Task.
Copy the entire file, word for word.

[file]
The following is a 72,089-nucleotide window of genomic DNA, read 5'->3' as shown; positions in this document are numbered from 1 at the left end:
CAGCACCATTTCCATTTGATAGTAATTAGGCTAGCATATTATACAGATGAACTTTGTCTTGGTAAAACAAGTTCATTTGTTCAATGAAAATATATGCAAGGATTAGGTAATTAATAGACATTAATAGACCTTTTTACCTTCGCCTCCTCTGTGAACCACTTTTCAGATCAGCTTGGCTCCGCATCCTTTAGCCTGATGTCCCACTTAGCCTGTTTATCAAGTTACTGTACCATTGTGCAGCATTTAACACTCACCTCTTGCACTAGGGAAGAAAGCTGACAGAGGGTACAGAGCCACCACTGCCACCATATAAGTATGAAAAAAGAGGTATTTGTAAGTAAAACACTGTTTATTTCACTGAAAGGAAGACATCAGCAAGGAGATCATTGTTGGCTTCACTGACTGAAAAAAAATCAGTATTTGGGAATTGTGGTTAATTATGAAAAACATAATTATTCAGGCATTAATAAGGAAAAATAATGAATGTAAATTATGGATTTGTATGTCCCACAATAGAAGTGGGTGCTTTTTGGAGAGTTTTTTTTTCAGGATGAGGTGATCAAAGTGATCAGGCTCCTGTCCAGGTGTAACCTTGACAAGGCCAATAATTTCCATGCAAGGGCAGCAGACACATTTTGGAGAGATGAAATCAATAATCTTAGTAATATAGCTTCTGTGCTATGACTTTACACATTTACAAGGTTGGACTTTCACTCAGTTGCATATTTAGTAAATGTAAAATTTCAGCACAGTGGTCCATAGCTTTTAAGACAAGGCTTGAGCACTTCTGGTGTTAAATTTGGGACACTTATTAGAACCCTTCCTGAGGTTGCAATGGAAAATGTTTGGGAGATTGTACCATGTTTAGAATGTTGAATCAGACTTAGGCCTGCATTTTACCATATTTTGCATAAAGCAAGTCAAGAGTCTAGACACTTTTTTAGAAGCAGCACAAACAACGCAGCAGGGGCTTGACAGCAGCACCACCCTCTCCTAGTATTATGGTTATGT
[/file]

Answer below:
The following is a 72,089-nucleotide window of genomic DNA, read 5'->3' as shown; positions in this document are numbered from 1 at the left end:
CAGCACCATTTCCATTTGATAGTAATTAGGCTAGCATATTATACAGATGAACTTTGTCTTGGTAAAACAAGTTCATTTGTTCAATGAAAATATATGCAAGGATTAGGTAATTAATAGACATTAATAGACCTTTTTACCTTCGCCTCCTCTGTGAACCACTTTTCAGATCAGCTTGGCTCCGCATCCTTTAGCCTGATGTCCCACTTAGCCTGTTTATCAAGTTACTGTACCATTGTGCAGCATTTAACACTCACCTCTTGCACTAGGGAAGAAAGCTGACAGAGGGTACAGAGCCACCACTGCCACCATATAAGTATGAAAAAAGAGGTATTTGTAAGTAAAACACTGTTTATTTCACTGAAAGGAAGACATCAGCAAGGAGATCATTGTTGGCTTCACTGACTGAAAAAAAATCAGTATTTGGGAATTGTGGTTAATTATGAAAAACATAATTATTCAGGCATTAATAAGGAAAAATAATGAATGTAAATTATGGATTTGTATGTCCCACAATAGAAGTGGGTGCTTTTTGGAGAGTTTTTTTTTCAGGATGAGGTGATCAAAGTGATCAGGCTCCTGTCCAGGTGTAACCTTGACAAGGCCAATAATTTCCATGCAAGGGCAGCAGACACATTTTGGAGAGATGAAATCAATAATCTTAGTAATATAGCTTCTGTGCTATGACTTTACACATTTACAAGGTTGGACTTTCACTCAGTTGCATATTTAGTAAATGTAAAATTTCAGCACAGTGGTCCATAGCTTTTAAGACAAGGCTTGAGCACTTCTGGTGTTAAATTTGGGACACTTATTAGAACCCTTCCTGAGGTTGCAATGGAAAATGTTTGGGAGATTGTACCATGTTTAGAATGTTGAATCAGACTTAGGCCTGCATTTTACCATATTTTGCATAAAGCAAGTCAAGAGTCTAGACACTTTTTTAGAAGCAGCACAAACAACGCAGCAGGGGCTTGACAGCAGCACCACCCTCTCCTAGTATTATGGTTATGT